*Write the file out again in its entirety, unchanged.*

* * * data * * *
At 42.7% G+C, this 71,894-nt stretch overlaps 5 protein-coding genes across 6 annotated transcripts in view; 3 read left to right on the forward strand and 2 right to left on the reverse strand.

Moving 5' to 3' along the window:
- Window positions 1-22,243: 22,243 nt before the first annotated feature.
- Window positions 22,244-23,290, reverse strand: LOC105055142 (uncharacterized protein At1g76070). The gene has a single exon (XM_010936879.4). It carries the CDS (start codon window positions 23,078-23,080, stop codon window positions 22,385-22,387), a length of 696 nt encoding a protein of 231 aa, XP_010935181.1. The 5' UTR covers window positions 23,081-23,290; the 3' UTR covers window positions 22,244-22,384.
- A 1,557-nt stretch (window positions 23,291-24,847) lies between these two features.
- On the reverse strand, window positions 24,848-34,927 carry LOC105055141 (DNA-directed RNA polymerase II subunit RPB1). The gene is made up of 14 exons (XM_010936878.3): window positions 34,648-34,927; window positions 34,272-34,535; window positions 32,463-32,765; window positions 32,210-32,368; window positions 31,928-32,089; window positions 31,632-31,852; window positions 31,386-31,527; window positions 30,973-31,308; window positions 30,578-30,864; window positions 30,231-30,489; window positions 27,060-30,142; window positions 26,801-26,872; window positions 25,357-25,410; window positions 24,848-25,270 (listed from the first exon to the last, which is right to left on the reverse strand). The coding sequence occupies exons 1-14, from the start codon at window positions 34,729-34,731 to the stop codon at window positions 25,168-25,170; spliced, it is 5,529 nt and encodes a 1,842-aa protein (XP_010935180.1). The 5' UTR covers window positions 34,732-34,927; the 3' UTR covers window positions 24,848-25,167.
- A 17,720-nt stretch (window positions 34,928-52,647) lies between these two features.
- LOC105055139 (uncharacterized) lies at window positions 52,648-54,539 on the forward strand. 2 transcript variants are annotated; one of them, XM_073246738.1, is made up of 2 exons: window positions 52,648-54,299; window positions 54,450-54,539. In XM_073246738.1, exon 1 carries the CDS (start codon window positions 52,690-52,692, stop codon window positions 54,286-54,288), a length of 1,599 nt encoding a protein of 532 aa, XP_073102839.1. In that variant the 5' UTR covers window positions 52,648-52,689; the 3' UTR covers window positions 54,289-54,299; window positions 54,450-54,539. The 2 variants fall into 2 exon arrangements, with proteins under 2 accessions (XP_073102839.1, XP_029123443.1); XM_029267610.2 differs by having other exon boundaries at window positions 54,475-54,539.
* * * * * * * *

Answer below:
At 42.7% G+C, this 71,894-nt stretch overlaps 5 protein-coding genes across 6 annotated transcripts in view; 3 read left to right on the forward strand and 2 right to left on the reverse strand.

Moving 5' to 3' along the window:
- Window positions 1-22,243: 22,243 nt before the first annotated feature.
- Window positions 22,244-23,290, reverse strand: LOC105055142 (uncharacterized protein At1g76070). The gene has a single exon (XM_010936879.4). It carries the CDS (start codon window positions 23,078-23,080, stop codon window positions 22,385-22,387), a length of 696 nt encoding a protein of 231 aa, XP_010935181.1. The 5' UTR covers window positions 23,081-23,290; the 3' UTR covers window positions 22,244-22,384.
- A 1,557-nt stretch (window positions 23,291-24,847) lies between these two features.
- On the reverse strand, window positions 24,848-34,927 carry LOC105055141 (DNA-directed RNA polymerase II subunit RPB1). The gene is made up of 14 exons (XM_010936878.3): window positions 34,648-34,927; window positions 34,272-34,535; window positions 32,463-32,765; window positions 32,210-32,368; window positions 31,928-32,089; window positions 31,632-31,852; window positions 31,386-31,527; window positions 30,973-31,308; window positions 30,578-30,864; window positions 30,231-30,489; window positions 27,060-30,142; window positions 26,801-26,872; window positions 25,357-25,410; window positions 24,848-25,270 (listed from the first exon to the last, which is right to left on the reverse strand). The coding sequence occupies exons 1-14, from the start codon at window positions 34,729-34,731 to the stop codon at window positions 25,168-25,170; spliced, it is 5,529 nt and encodes a 1,842-aa protein (XP_010935180.1). The 5' UTR covers window positions 34,732-34,927; the 3' UTR covers window positions 24,848-25,167.
- A 17,720-nt stretch (window positions 34,928-52,647) lies between these two features.
- LOC105055139 (uncharacterized) lies at window positions 52,648-54,539 on the forward strand. 2 transcript variants are annotated; one of them, XM_073246738.1, is made up of 2 exons: window positions 52,648-54,299; window positions 54,450-54,539. In XM_073246738.1, exon 1 carries the CDS (start codon window positions 52,690-52,692, stop codon window positions 54,286-54,288), a length of 1,599 nt encoding a protein of 532 aa, XP_073102839.1. In that variant the 5' UTR covers window positions 52,648-52,689; the 3' UTR covers window positions 54,289-54,299; window positions 54,450-54,539. The 2 variants fall into 2 exon arrangements, with proteins under 2 accessions (XP_073102839.1, XP_029123443.1); XM_029267610.2 differs by having other exon boundaries at window positions 54,475-54,539.